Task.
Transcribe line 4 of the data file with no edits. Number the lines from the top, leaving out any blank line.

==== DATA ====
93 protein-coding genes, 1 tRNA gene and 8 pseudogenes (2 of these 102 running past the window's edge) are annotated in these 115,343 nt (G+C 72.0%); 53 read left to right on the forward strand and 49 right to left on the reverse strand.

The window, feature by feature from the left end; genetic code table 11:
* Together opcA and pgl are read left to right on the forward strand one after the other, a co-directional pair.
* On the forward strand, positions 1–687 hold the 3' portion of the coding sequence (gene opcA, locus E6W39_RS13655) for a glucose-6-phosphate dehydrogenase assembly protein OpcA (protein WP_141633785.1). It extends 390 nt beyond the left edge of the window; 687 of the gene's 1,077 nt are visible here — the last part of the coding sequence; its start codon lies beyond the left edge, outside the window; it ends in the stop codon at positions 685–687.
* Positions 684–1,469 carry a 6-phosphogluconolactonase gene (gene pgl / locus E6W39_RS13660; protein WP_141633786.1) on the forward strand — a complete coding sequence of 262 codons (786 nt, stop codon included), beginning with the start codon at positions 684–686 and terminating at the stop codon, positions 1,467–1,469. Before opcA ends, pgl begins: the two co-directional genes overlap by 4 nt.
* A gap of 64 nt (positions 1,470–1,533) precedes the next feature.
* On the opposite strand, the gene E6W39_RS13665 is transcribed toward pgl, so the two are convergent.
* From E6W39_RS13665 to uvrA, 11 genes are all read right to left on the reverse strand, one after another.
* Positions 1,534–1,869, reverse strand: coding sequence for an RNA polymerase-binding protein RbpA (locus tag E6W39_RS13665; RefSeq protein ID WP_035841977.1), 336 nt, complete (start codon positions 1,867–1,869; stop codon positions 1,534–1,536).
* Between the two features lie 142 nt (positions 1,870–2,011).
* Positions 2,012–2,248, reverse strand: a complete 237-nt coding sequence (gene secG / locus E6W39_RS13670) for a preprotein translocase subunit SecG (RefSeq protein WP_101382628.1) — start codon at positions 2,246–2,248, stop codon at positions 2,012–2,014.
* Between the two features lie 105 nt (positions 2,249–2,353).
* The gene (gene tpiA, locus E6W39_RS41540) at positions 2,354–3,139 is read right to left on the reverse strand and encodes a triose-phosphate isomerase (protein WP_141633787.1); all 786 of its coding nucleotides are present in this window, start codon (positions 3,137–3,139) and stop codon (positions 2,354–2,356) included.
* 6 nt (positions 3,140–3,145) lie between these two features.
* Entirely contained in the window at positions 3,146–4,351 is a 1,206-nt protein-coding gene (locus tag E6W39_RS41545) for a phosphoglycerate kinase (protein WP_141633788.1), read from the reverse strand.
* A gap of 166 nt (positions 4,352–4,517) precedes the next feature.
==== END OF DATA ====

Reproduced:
* On the forward strand, positions 1–687 hold the 3' portion of the coding sequence (gene opcA, locus E6W39_RS13655) for a glucose-6-phosphate dehydrogenase assembly protein OpcA (protein WP_141633785.1). It extends 390 nt beyond the left edge of the window; 687 of the gene's 1,077 nt are visible here — the last part of the coding sequence; its start codon lies beyond the left edge, outside the window; it ends in the stop codon at positions 685–687.